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Testing a React Application Creating a Cypress Test

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Introduction

The seventh part of my ongoing series is on how to test a modern React application. This time I'll go over how to create our first Cypress test.

Cypress is a robust end-to-end testing framework.

In the previous parts of this series, I went over how to set up our unit-testing framework with Vitest. Unit tests will cover more isolated and individual pieces like our functions or component-only tests if necessary.

We also went over how to initially set up Cypress and its dependencies. Cypress will be handling a big chunk of our tests and give us the most confidence in our tests.

Let's briefly go over the small barebones application we've made up to this point.

When clicking on a button it fetches posts from a service and displays them on the page:

Testing a react application with cypress

For reference, you can find the repository here.

Cypress examples

Let's go ahead and run the commands needed to get Cypress up and running:

Bash/Shell
npm run dev npm run test-e2e

When first launching the application you'll see when it completes through the terminal:

Cypress testing terminal

A window will be opened with some tests that we can review with a breadth of examples.

Cypress testing React application window

I highly recommend checking out these tests to get a real example of how to use a lot of the syntax with Cypress. They cover quite a bit of use cases. These tests can be found in the following location in our folder structure:

Cypress testing a react application folder structure

Creating our first test

Let's go ahead and start creating our first test. In the integrations folder let's create a file 'first-test.spec.js`.

The Cypress syntax is very similar to our vitest syntax. We'll start off by adding an encapsulating describe function.

JavaScript
describe('First Test', () => {});

Inside the second parameter of the function, we'll add our individual test. Again, similar to vitest we'll add an it function with our first test logic.

JavaScript
describe('First Test', () => { it('Fetch posts', () => {}); });

Let's pause and take a look again at the Cypress window. At the bottom of the list, we'll find the newly added test.

First Cypress test

If we click on the test we'll get a message that no tests are found. Let's go ahead and start using the Cypress syntax to navigate to the page.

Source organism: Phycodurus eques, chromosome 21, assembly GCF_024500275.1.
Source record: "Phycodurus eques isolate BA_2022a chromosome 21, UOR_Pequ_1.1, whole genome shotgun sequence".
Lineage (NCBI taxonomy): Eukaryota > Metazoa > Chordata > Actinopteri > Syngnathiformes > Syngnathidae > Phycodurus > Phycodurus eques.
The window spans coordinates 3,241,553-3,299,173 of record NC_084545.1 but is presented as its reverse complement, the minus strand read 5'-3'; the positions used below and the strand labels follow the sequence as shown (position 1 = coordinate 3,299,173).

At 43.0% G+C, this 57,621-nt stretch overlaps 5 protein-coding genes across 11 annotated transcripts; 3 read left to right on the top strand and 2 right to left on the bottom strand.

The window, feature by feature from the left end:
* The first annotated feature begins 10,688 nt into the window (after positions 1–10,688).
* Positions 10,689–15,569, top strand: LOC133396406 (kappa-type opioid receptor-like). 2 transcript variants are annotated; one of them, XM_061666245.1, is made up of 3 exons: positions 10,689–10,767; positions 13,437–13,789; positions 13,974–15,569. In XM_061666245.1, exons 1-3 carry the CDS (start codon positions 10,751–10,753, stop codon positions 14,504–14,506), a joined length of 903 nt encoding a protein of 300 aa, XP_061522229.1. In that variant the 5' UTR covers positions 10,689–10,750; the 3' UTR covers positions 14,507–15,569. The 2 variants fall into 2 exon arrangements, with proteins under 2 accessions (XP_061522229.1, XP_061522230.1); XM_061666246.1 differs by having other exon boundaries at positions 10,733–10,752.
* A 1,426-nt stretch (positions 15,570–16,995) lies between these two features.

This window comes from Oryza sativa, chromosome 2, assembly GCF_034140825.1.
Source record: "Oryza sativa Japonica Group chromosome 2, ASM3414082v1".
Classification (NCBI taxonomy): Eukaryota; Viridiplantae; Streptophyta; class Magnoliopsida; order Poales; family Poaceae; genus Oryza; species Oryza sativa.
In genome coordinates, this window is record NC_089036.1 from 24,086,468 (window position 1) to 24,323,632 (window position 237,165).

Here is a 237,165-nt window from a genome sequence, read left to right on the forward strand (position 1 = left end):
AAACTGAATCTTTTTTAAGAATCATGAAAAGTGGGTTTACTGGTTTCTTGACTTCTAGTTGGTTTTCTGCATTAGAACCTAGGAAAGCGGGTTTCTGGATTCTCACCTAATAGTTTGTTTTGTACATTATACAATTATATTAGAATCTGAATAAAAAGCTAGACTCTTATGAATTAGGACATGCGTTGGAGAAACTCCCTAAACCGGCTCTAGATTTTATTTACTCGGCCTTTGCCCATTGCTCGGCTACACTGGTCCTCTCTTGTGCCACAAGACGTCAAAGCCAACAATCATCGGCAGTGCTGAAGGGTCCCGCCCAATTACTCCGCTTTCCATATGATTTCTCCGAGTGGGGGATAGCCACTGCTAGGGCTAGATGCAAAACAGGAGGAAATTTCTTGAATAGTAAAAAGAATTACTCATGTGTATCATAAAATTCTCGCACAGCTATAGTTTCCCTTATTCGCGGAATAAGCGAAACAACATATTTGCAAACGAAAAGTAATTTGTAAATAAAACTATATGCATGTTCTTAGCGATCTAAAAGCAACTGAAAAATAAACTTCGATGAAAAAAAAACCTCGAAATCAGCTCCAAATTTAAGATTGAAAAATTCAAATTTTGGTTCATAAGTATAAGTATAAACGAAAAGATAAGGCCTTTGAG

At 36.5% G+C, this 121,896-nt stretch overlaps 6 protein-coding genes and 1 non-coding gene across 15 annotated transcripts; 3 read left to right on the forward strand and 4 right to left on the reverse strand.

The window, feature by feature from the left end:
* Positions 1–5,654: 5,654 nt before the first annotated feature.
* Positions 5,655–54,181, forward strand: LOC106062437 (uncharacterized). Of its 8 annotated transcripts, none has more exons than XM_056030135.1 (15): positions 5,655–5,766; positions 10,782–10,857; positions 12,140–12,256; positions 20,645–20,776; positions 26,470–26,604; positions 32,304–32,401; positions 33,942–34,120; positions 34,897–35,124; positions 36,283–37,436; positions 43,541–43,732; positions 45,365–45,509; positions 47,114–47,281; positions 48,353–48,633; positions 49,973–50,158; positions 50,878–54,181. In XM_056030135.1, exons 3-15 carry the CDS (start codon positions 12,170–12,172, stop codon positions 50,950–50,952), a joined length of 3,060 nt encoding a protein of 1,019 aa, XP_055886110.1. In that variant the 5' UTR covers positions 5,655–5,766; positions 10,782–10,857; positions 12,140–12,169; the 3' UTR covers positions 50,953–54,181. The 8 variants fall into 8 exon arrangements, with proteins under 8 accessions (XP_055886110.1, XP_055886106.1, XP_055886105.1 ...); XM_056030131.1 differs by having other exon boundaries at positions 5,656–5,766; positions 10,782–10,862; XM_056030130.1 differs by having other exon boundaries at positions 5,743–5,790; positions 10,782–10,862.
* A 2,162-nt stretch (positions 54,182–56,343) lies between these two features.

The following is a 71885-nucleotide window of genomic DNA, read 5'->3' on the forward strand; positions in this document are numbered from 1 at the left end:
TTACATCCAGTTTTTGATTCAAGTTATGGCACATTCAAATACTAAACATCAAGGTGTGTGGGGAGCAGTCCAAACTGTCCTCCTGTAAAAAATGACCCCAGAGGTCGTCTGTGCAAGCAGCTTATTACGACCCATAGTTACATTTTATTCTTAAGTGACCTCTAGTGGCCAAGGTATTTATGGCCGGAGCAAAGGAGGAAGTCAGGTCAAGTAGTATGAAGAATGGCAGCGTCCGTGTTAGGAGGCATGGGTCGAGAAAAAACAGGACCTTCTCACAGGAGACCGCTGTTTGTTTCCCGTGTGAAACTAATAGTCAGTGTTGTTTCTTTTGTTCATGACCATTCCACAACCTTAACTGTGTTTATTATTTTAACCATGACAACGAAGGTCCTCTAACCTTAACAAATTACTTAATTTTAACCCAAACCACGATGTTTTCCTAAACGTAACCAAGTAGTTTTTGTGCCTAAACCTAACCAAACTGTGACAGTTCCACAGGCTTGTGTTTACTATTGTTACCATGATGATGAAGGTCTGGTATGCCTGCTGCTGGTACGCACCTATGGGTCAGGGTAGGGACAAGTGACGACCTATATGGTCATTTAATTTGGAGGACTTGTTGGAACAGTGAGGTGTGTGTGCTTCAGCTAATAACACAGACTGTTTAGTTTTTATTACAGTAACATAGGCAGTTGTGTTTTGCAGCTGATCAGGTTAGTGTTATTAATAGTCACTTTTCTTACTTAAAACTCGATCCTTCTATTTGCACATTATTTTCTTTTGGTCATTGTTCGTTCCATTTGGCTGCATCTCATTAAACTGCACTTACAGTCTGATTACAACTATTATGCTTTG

JavaScript
describe('First Test', () => { it('Fetch posts', () => { cy.visit('http://localhost:3000/'); }); });

Just to break down what's going on, cy is a globally available object with a bunch of our Cypress syntax. cy.visit() allows us to visit the specified URL. In the Cypress window, we'll get our page that is up from our dev environment.

Creating our first Cypress test

In the center right next to the URL we'll see a cross-hair icon. If you click on this icon you'll be able to select other elements on the page. What is this for?

You can select elements to query for in our Cypress tests. Awesome 😎. This is one of the reasons Cypress is so fun to use. It really makes creating tests a breeze. We could just use the existing selector for the fetch button but let's add a different one to our JSX.

JavaScript
<button data-testid="fetch-posts" onClick={fetchPosts} type="button"> Fetch Posts </button>

The attribute data-testid will allow us to query for the button with higher specificity. If we go ahead and use the crosshair icon in our Cypress window we can see the new selector.

Selecting a JSX element with Cypress

Clicking the copy button on the right we can grab the selector and use it in our test.

JavaScript
describe('First Test', () => { it('Fetch posts', () => { cy.visit('http://localhost:3000/'); cy.get('[data-testid="fetch-posts"]').click(); }); });

In our testing window, we'll see the posts correctly fetched. As the final part of our first test let's go ahead and assert that the posts were fetched correctly. But our fetch of the posts is asynchronous. No worries here as Cypress has us covered.

JavaScript
describe('First Test', () => { it('Fetch posts', () => { cy.visit('http://localhost:3000/'); cy.get('[data-testid="fetch-posts"]').click(); cy.intercept('https://jsonplaceholder.typicode.com/posts').as( 'getPosts' ); cy.wait('@getPosts'); }); });

Our cy object has an intercept property that allows us to check network requests for a specific endpoint. We alias this request by chaining an as function with the name of the alias. At the very end, we'll wait for the request with the cy.wait('@getPosts') command.

The only thing left to do is check that the posts are correctly loaded. Let's add another data-testid to the list of our posts.

JavaScript
<section data-testid="posts"> {posts.map((post) => ( <article key={post.id}> <h3>{post.title}</h3> <p>{post.body}</p> </article> ))} </section>

With that out of the way, we can query for the number of posts.

JavaScript
describe('First Test', () => { it('Fetch posts', () => { cy.visit('http://localhost:3000/'); cy.intercept('https://jsonplaceholder.typicode.com/posts').as( 'getPosts' ); cy.get('[data-testid="fetch-posts"]').click(); cy.wait('@getPosts'); cy.get('[data-testid="posts"]') .children() .should('have.length.greaterThan', 10); }); });

And we're done, in the Cypress window, you can see the test passing.

Wrapping it up

I hope you enjoyed making our first Cypress test. This framework will give you a ton of coverage of the entire application. Speaking of coverage, in the next article I'll go over how to hook up vitest and Cypress to a code coverage system.

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